Where does one begin pulling up from this nasty nosedive? Lind goes local:
Convincing alienated American citizens that their votes count must begin with empowering the city and county governments in which they have the greatest influence.
I couldn’t agree more. It is the classic principle of federalism at work within our political system. At the local level, we are witnessing a wonderful tectonic shift of decision-making power back to citizens. But it isn’t happening in the quite the way Lind suggests. Voting is but one point on the emerging civic engagement continuum that is made possible by new technologies that are transforming how citizens interact with their government between elections.
In Washington, D.C., citizens, elected officials and stakeholders are using our free Madison software to govern together on the Internet. Everyone has a seat at the table at Drafts.DC.Gov. In the Windy City, high school students are getting a hands-on civic education through Envision Chicago. Powered by ChicagoCode.org, the next general of municipal leaders are engaging directly with City Clerk Susana Mendoza and their aldermen to create better policy outcomes, efficiently, effectively and accountably. It is beautiful, and these communities are only getting started. Lind concludes:
Voter apathy and disenchantment is a political problem that can be solved only by political reforms that give nonelite voters more actual power to affect policy outcomes — not by a new tax credit here or a wage subsidy there.
We do not yet have hard data proving that when citizens and their officials govern together between elections, voter turnout increases. But if someone in Las Vegas would take the bet, I would put big money down that it does.
As we careen closer to November, don’t forget: you have more leverage over government outcomes now than at any time in American history. After pulling that lever, let’s keep our democracy turned up to eleven.
Structural improvements are never flashy. But modernizing legislative information is vital to the future viability of our Congress, and critical to creating a federal government that functions like we need it to.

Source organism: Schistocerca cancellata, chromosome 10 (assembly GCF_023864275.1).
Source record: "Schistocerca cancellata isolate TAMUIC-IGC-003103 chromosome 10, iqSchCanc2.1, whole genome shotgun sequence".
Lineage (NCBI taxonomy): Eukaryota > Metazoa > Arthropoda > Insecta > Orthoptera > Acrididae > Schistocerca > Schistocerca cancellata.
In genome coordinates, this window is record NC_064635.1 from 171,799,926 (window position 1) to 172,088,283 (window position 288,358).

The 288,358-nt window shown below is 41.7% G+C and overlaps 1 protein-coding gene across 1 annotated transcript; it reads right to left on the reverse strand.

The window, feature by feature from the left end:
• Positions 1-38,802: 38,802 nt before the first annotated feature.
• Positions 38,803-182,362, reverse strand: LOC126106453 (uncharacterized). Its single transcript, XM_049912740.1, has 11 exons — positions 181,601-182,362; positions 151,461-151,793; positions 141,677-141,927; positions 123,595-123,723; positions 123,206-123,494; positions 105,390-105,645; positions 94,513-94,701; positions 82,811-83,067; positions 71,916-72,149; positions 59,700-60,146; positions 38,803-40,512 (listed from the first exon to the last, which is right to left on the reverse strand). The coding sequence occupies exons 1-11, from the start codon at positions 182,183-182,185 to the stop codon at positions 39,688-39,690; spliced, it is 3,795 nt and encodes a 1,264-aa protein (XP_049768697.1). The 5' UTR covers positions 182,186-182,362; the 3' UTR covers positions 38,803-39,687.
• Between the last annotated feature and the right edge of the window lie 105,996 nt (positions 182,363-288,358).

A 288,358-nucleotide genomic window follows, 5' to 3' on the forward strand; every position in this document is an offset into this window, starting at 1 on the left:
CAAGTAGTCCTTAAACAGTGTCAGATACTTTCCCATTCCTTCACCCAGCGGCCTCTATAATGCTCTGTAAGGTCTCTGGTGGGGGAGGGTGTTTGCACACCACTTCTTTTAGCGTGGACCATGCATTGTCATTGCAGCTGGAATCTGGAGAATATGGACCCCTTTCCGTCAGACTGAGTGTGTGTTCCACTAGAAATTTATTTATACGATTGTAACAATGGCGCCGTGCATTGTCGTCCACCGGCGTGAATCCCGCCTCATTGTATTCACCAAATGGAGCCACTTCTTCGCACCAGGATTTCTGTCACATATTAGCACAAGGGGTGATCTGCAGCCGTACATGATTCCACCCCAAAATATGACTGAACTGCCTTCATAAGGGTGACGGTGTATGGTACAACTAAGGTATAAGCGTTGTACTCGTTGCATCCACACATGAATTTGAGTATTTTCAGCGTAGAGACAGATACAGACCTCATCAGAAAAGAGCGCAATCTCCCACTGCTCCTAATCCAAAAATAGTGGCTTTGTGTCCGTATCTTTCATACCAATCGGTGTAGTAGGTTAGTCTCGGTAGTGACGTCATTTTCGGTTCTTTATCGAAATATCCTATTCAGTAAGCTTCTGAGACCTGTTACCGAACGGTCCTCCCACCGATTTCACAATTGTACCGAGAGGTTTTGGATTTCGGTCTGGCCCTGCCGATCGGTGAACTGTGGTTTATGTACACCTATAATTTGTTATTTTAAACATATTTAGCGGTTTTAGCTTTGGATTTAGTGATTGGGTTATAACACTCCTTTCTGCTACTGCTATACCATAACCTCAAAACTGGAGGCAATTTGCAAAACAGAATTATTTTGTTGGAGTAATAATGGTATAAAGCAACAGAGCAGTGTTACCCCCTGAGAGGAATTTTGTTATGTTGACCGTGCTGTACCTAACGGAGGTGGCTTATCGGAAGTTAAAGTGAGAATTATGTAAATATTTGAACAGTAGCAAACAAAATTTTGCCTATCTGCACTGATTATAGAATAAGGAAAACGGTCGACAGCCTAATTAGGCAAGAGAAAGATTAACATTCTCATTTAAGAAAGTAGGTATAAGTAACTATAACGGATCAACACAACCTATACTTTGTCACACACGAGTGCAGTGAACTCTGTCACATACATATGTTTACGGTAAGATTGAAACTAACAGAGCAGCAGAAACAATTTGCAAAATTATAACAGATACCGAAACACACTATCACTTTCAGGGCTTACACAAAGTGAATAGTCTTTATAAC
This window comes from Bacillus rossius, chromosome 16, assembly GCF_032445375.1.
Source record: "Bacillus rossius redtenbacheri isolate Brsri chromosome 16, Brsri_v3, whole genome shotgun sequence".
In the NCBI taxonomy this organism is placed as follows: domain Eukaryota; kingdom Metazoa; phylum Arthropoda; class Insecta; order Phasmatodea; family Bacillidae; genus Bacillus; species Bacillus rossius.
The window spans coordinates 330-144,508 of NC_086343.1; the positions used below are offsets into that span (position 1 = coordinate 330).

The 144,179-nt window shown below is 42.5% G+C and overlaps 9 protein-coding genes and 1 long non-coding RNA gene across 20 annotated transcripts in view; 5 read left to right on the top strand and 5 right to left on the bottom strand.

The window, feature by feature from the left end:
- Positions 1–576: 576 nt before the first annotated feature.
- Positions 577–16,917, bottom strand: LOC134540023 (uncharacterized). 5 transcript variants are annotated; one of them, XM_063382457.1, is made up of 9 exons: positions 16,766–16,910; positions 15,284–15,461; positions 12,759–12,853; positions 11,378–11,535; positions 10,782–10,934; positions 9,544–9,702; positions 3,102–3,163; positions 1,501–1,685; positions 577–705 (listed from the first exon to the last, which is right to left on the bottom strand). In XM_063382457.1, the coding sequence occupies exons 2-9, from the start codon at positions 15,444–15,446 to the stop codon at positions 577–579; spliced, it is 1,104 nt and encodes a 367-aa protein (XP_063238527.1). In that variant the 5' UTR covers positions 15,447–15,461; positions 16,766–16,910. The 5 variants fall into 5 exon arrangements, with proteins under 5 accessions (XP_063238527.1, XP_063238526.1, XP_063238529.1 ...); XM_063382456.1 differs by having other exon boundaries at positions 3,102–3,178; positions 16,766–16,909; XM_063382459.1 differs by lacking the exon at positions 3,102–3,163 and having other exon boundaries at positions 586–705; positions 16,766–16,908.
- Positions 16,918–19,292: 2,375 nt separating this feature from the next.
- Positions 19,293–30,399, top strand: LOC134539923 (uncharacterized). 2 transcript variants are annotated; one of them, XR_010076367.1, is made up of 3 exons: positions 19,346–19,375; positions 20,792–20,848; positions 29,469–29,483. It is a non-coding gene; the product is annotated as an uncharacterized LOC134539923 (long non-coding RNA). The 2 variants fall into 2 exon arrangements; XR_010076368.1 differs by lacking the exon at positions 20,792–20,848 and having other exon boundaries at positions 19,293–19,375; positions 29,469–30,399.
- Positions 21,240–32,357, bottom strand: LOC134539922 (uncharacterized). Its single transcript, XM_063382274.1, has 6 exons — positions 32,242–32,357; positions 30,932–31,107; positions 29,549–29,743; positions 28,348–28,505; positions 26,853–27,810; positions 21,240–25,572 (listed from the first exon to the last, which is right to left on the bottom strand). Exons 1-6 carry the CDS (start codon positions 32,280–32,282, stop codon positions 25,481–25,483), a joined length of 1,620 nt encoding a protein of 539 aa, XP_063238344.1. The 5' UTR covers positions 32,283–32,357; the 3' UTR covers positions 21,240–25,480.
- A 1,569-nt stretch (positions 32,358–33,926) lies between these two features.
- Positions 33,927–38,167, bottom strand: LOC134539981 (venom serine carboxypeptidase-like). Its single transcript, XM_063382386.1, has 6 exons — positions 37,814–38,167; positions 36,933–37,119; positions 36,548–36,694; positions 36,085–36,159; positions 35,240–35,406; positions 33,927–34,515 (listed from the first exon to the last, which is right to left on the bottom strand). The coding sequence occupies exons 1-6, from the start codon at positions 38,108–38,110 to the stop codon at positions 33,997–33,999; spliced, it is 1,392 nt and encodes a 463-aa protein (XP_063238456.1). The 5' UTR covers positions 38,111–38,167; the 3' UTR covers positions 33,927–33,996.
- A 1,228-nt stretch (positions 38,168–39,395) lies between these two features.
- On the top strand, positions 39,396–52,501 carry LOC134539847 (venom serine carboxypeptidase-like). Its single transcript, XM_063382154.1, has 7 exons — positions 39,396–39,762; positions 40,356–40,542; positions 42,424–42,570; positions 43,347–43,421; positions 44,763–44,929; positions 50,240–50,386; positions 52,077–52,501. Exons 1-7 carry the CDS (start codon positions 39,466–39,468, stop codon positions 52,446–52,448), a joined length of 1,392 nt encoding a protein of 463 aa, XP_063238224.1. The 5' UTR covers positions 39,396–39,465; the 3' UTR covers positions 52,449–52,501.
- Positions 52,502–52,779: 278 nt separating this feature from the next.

For the third year in a row, the OpenGov Foundation recently joined with the Congressional Data Coalition to share ideas with the House Appropriations Committee on how to continue transforming congressional legislative information from paper-based formats into the best possible open data. Funding these necessary information and underlying process upgrades is a major reason why the legislative branch appropriations process is important.
While I believe our testimony provides important input for those members of Congress and staff steering ongoing innovation efforts inside Congress, I would like to call your attention to something else contained therein: The many largely unheralded advances in upgrading America’s most valuable data that have taken place over the past few years.
“We commend the House of Representatives for its ongoing efforts to open up congressional information. We applaud the House of Representatives for publishing online and in a structured data format bill text, status, and summary information — and are pleased the Senate has joined the effort. We commend the ongoing work on the Amendment Impact Program and efforts to modernize how committee hearings are published. We look forward to the release of House Rules and House Statement of Disbursements in structured data formats.”
Those are huge wins for better government, and they build on consistent and strong bipartisan progress bringing legislative information into the Internet age. These victories, however, won’t get you on the cover of Time or The Wall Street Journal, let alone Fast Company or Wired. They won’t win you an election. And they certainly won’t make you rich.
But they are absolutely worth celebrating. That is why, on April 12, we are co-hosting the first annual Door Stop Awards for Transparency. The Door Stop Awards will recognize some of the members and staffers who have toiled in the trenches to deliver more efficient, effective and open congressional information. Anyone can blast out a press release with a snappy quote on technology, data and disruption; it’s different to hold the doors of Congress open to innovation and structural change over time, when no one is watching and when it won’t get you votes, cash or on TV.
But as our House Appropriations Committee written testimony points out, the small and scrappy community of congressional innovators is growing: